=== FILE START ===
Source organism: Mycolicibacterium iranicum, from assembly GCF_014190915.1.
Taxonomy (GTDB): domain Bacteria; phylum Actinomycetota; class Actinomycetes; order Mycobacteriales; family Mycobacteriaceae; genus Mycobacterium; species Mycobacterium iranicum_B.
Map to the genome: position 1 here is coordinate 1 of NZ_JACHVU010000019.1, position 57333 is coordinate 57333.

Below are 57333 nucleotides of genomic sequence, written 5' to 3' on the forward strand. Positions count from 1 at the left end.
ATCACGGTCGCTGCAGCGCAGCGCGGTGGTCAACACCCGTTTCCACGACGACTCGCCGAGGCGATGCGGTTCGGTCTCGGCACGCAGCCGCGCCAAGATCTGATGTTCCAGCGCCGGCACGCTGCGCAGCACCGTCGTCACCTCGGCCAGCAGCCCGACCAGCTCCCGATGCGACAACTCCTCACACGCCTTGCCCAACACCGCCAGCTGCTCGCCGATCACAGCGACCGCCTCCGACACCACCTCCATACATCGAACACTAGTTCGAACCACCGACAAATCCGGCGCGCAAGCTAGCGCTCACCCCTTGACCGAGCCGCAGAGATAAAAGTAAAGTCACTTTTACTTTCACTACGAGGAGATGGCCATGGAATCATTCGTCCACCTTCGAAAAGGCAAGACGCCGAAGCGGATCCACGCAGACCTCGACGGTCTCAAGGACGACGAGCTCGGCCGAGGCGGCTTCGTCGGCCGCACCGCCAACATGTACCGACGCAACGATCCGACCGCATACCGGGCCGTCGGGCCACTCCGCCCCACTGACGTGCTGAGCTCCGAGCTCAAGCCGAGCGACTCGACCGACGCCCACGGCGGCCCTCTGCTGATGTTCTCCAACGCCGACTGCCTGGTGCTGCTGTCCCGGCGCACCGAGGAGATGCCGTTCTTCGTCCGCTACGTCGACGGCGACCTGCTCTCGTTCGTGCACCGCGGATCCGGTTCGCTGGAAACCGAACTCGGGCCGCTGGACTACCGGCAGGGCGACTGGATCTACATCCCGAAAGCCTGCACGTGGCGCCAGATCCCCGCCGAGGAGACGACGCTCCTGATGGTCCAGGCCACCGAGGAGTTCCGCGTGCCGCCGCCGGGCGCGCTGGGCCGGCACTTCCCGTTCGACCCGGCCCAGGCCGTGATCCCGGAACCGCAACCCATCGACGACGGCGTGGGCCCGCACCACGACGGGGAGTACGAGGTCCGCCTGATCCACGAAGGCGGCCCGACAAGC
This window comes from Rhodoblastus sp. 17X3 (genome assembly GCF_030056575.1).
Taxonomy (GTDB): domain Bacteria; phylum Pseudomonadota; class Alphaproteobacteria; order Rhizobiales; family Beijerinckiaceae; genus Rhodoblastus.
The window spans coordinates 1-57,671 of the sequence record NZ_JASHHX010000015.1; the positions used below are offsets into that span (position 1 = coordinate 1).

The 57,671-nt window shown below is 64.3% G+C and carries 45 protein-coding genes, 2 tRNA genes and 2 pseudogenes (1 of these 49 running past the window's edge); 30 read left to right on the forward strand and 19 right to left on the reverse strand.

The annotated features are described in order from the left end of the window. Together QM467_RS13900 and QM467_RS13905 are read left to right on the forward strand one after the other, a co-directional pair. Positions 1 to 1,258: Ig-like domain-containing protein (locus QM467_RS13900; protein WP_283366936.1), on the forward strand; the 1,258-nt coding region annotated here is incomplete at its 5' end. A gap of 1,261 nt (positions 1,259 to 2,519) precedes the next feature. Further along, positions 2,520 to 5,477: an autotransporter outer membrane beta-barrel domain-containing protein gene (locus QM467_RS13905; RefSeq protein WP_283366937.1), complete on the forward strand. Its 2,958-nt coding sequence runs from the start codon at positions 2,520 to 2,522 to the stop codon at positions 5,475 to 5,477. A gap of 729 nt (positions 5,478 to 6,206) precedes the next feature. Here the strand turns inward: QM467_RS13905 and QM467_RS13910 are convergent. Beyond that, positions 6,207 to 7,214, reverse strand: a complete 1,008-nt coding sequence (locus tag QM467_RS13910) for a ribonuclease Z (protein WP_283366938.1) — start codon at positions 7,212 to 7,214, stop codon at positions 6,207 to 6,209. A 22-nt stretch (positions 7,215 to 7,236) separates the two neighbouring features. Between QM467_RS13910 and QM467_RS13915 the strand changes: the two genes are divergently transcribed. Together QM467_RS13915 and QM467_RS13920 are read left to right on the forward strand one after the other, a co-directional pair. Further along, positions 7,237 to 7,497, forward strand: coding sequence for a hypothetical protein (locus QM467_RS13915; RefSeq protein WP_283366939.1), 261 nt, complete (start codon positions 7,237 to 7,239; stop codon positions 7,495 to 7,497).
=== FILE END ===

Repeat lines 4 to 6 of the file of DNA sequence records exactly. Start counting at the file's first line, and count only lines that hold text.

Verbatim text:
Below are 57333 nucleotides of genomic sequence, written 5' to 3' on the forward strand. Positions count from 1 at the left end.
ATCACGGTCGCTGCAGCGCAGCGCGGTGGTCAACACCCGTTTCCACGACGACTCGCCGAGGCGATGCGGTTCGGTCTCGGCACGCAGCCGCGCCAAGATCTGATGTTCCAGCGCCGGCACGCTGCGCAGCACCGTCGTCACCTCGGCCAGCAGCCCGACCAGCTCCCGATGCGACAACTCCTCACACGCCTTGCCCAACACCGCCAGCTGCTCGCCGATCACAGCGACCGCCTCCGACACCACCTCCATACATCGAACACTAGTTCGAACCACCGACAAATCCGGCGCGCAAGCTAGCGCTCACCCCTTGACCGAGCCGCAGAGATAAAAGTAAAGTCACTTTTACTTTCACTACGAGGAGATGGCCATGGAATCATTCGTCCACCTTCGAAAAGGCAAGACGCCGAAGCGGATCCACGCAGACCTCGACGGTCTCAAGGACGACGAGCTCGGCCGAGGCGGCTTCGTCGGCCGCACCGCCAACATGTACCGACGCAACGATCCGACCGCATACCGGGCCGTCGGGCCACTCCGCCCCACTGACGTGCTGAGCTCCGAGCTCAAGCCGAGCGACTCGACCGACGCCCACGGCGGCCCTCTGCTGATGTTCTCCAACGCCGACTGCCTGGTGCTGCTGTCCCGGCGCACCGAGGAGATGCCGTTCTTCGTCCGCTACGTCGACGGCGACCTGCTCTCGTTCGTGCACCGCGGATCCGGTTCGCTGGAAACCGAACTCGGGCCGCTGGACTACCGGCAGGGCGACTGGATCTACATCCCGAAAGCCTGCACGTGGCGCCAGATCCCCGCCGAGGAGACGACGCTCCTGATGGTCCAGGCCACCGAGGAGTTCCGCGTGCCGCCGCCGGGCGCGCTGGGCCGGCACTTCCCGTTCGACCCGGCCCAGGCCGTGATCCCGGAACCGCAACCCATCGACGACGGCGTGGGCCCGCACCACGACGGGGAGTACGAGGTCCGCCTGATCCACGAAGGCGGCCCGACAAGC
This window comes from Rhodoblastus sp. 17X3 (genome assembly GCF_030056575.1).